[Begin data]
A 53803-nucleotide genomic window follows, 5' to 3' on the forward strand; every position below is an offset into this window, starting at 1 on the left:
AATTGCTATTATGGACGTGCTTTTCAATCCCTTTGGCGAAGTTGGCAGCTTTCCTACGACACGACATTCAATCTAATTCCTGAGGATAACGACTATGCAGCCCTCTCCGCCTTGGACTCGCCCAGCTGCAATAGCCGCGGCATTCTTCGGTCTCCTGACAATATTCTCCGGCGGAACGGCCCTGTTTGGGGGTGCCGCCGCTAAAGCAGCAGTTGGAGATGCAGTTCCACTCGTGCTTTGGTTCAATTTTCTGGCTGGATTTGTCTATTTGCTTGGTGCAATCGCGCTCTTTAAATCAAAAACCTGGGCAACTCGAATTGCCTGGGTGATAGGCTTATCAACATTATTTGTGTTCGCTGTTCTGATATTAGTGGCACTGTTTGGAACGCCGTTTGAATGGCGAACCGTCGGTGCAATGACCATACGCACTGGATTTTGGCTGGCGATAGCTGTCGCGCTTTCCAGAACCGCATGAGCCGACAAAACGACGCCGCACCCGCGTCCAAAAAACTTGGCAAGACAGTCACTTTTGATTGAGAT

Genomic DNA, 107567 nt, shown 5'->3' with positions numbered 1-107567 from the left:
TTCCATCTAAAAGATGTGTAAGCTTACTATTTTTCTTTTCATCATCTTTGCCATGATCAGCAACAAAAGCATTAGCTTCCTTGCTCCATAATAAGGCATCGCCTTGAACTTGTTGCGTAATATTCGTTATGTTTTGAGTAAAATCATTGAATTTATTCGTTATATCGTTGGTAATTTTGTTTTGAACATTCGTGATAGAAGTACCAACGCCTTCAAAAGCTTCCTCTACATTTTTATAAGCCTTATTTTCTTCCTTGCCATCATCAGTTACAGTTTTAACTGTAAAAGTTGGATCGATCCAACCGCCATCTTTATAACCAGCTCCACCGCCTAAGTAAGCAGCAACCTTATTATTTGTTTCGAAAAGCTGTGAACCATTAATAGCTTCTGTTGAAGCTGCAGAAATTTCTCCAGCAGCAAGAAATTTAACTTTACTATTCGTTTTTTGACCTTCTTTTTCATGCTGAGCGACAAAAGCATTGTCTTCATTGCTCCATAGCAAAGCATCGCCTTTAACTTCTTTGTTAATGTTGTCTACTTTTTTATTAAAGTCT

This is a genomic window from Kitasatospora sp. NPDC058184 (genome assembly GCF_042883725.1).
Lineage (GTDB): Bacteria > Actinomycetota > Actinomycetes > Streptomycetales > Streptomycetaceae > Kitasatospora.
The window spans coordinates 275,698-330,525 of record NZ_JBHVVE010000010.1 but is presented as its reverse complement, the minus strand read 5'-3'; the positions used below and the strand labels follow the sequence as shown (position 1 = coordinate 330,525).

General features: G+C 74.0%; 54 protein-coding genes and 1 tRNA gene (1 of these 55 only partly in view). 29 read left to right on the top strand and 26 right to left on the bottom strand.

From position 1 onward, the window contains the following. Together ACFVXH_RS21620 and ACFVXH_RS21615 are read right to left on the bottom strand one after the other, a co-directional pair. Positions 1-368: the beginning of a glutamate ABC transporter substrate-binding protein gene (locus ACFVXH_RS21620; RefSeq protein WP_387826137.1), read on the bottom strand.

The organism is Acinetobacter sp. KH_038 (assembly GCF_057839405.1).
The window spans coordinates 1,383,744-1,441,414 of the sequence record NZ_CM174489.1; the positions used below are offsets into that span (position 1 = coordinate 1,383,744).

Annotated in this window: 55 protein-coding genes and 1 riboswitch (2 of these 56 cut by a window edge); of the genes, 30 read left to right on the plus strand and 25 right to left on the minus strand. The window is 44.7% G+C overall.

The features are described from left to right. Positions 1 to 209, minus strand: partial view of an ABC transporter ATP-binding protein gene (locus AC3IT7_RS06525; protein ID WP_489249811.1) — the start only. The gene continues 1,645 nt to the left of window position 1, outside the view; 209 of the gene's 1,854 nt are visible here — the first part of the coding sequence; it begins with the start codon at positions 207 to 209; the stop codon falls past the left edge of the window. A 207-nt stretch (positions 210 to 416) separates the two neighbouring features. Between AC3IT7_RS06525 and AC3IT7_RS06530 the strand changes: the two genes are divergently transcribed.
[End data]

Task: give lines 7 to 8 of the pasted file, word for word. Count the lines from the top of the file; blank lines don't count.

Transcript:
The window spans coordinates 275,698-330,525 of record NZ_JBHVVE010000010.1 but is presented as its reverse complement, the minus strand read 5'-3'; the positions used below and the strand labels follow the sequence as shown (position 1 = coordinate 330,525).

General features: G+C 74.0%; 54 protein-coding genes and 1 tRNA gene (1 of these 55 only partly in view). 29 read left to right on the top strand and 26 right to left on the bottom strand.